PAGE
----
Parents fined $200 if kids run wild
March 21, 2008 12:50am
- Western Australia introduces fines for parents
- Move is an Australian first
- Fine watered down from $2000 to $200
IN an Australian first, courts in Western Australia will soon be able to order chronically negligent parents to attend parenting classes or face a $200 fine, in a crackdown on anti-social behaviour by children.
Despite anger over gangs of children creating havoc in some suburbs, the controversial legislation took almost three years to get through parliament due to Opposition concerns about its punitive approach to parenting.
But it was finally ticked off this week after the Government agreed to slash the intended fine from $2000 to $200, and withdrew plans to allow household goods to be seized from families if they refused to pay.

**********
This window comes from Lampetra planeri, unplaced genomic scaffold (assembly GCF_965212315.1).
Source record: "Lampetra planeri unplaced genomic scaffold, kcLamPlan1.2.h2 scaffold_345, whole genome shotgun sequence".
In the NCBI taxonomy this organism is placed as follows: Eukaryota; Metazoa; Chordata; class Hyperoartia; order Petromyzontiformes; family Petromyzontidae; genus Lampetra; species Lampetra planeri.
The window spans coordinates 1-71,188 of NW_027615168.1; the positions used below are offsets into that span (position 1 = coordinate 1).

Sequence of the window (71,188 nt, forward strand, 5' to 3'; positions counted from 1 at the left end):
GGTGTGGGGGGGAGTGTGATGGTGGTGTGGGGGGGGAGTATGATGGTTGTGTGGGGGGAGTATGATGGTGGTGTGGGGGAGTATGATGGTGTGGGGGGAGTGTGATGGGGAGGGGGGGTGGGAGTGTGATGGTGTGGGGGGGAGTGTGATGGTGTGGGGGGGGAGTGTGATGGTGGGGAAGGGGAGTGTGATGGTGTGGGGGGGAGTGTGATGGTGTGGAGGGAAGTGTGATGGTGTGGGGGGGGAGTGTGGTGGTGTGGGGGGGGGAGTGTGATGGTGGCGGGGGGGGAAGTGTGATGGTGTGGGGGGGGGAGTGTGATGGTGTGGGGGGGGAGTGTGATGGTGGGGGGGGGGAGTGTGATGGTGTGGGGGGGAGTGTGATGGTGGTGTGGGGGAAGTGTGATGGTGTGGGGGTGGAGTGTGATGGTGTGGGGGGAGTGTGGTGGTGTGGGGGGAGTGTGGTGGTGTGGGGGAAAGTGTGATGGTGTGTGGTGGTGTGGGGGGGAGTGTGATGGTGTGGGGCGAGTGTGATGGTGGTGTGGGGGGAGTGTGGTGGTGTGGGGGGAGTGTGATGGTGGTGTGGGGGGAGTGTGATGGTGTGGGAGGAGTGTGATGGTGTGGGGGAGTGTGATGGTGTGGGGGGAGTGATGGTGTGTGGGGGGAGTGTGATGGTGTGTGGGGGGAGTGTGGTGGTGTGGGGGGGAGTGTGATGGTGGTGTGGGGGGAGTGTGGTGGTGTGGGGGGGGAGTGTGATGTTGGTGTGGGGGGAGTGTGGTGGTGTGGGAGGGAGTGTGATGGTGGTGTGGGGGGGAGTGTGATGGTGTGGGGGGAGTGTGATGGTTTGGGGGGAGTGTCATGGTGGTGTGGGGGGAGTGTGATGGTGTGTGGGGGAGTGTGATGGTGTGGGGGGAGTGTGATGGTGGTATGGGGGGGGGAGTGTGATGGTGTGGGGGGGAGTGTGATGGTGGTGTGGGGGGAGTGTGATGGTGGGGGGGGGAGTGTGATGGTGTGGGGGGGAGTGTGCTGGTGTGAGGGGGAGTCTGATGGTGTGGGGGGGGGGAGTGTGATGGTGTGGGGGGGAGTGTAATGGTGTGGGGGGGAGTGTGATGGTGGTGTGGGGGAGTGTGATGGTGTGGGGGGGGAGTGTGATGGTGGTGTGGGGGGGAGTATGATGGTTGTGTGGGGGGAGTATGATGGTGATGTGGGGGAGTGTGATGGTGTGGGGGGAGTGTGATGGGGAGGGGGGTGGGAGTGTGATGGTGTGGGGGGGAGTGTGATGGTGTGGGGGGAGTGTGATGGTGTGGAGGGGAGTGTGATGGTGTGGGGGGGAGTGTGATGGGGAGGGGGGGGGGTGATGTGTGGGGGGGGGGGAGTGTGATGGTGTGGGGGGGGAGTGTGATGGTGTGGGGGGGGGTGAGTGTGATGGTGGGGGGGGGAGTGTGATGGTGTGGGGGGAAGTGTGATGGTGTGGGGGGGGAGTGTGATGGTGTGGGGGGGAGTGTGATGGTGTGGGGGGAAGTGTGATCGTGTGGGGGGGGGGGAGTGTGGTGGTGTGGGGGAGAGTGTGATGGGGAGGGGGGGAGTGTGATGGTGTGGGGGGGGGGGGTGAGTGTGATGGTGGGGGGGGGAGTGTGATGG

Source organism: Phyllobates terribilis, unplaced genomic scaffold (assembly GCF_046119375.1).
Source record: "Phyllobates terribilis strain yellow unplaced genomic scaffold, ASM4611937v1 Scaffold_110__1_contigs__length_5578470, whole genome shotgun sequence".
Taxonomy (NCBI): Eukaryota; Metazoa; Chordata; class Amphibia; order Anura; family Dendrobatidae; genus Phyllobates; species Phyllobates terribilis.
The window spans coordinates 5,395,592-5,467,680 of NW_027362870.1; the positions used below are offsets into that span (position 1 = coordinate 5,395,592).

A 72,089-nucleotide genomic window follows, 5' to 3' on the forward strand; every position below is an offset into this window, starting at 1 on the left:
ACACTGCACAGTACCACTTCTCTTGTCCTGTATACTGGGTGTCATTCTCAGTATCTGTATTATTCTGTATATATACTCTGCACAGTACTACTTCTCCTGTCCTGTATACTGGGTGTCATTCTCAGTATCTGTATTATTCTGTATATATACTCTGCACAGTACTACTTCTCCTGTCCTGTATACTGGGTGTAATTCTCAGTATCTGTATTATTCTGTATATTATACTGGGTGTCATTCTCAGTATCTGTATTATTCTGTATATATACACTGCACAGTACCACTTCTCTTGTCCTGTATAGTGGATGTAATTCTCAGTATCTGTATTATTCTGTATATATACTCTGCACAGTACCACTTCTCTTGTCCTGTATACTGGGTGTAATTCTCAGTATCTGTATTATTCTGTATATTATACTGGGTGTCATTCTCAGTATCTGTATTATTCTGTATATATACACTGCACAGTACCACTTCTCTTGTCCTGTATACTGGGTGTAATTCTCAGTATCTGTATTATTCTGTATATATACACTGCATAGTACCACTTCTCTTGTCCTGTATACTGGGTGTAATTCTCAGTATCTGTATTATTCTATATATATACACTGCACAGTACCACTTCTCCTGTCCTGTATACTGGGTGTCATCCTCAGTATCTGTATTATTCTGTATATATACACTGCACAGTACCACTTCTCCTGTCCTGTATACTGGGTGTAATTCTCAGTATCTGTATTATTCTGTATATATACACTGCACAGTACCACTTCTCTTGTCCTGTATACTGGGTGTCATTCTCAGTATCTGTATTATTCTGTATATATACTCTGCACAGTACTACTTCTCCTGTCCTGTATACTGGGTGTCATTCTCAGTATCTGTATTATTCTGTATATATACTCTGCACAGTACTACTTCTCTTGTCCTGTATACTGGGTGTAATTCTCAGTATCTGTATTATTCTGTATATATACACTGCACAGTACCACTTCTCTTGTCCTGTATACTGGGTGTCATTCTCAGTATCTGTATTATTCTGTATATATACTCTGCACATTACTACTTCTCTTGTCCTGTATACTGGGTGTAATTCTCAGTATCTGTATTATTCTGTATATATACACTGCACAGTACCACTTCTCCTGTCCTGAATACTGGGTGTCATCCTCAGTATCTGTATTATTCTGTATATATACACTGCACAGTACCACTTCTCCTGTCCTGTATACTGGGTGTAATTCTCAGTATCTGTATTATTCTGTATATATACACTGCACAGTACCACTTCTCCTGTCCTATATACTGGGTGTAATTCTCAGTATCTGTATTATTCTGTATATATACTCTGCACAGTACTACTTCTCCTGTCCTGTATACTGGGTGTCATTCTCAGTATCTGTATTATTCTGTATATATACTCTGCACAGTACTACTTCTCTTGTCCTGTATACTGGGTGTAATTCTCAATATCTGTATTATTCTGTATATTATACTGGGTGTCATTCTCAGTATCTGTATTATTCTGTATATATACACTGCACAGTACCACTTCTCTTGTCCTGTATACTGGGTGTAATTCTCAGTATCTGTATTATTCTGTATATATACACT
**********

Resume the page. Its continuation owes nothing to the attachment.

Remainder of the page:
Opposition child protection spokeswoman Robyn McSweeney said the $2000 fine was crazy and the thought of seizing goods from disadvantaged families was ridiculous.
"In many cases, the only non-essential goods they have are TVs, radios and the kids' skateboards," she said.
"If you take away their only entertainment, there's even more pressure to go out and be involved in mischief."
Despite initially opposing any fine, Ms McSweeney said the $200 penalty could help motivate more parents to act responsibly, but not devastate their families if they refused. Parents would now face community work orders if they did not pay.
Child Protection Minister Sue Ellery said the landmark legislation would compel parents to accept help when their children repeatedly caused trouble such as using threatening behaviour or spraying graffiti.